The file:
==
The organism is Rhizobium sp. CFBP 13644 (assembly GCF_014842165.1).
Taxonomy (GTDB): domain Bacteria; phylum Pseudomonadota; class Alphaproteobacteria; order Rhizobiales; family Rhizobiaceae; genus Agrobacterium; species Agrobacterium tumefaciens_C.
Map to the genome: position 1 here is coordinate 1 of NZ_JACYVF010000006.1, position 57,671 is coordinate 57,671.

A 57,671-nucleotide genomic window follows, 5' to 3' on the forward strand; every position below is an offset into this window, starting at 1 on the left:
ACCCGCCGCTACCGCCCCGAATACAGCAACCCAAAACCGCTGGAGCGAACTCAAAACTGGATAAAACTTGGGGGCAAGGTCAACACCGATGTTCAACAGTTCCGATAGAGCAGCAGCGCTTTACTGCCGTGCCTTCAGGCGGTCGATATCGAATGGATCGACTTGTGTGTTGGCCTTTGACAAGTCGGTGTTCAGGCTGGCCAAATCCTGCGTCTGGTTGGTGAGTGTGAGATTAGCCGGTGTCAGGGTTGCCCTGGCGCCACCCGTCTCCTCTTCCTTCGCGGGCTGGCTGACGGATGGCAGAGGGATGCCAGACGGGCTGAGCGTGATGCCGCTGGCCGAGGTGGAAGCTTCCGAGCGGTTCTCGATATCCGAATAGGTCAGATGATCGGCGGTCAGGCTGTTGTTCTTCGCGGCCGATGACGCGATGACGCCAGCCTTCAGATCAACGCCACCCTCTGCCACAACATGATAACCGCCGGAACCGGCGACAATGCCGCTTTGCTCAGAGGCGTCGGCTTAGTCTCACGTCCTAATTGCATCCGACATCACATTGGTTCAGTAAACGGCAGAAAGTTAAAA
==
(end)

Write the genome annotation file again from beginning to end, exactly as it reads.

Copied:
The organism is Rhizobium sp. CFBP 13644 (assembly GCF_014842165.1).
Taxonomy (GTDB): domain Bacteria; phylum Pseudomonadota; class Alphaproteobacteria; order Rhizobiales; family Rhizobiaceae; genus Agrobacterium; species Agrobacterium tumefaciens_C.
Map to the genome: position 1 here is coordinate 1 of NZ_JACYVF010000006.1, position 57,671 is coordinate 57,671.

A 57,671-nucleotide genomic window follows, 5' to 3' on the forward strand; every position below is an offset into this window, starting at 1 on the left:
ACCCGCCGCTACCGCCCCGAATACAGCAACCCAAAACCGCTGGAGCGAACTCAAAACTGGATAAAACTTGGGGGCAAGGTCAACACCGATGTTCAACAGTTCCGATAGAGCAGCAGCGCTTTACTGCCGTGCCTTCAGGCGGTCGATATCGAATGGATCGACTTGTGTGTTGGCCTTTGACAAGTCGGTGTTCAGGCTGGCCAAATCCTGCGTCTGGTTGGTGAGTGTGAGATTAGCCGGTGTCAGGGTTGCCCTGGCGCCACCCGTCTCCTCTTCCTTCGCGGGCTGGCTGACGGATGGCAGAGGGATGCCAGACGGGCTGAGCGTGATGCCGCTGGCCGAGGTGGAAGCTTCCGAGCGGTTCTCGATATCCGAATAGGTCAGATGATCGGCGGTCAGGCTGTTGTTCTTCGCGGCCGATGACGCGATGACGCCAGCCTTCAGATCAACGCCACCCTCTGCCACAACATGATAACCGCCGGAACCGGCGACAATGCCGCTTTGCTCAGAGGCGTCGGCTTAGTCTCACGTCCTAATTGCATCCGACATCACATTGGTTCAGTAAACGGCAGAAAGTTAAAA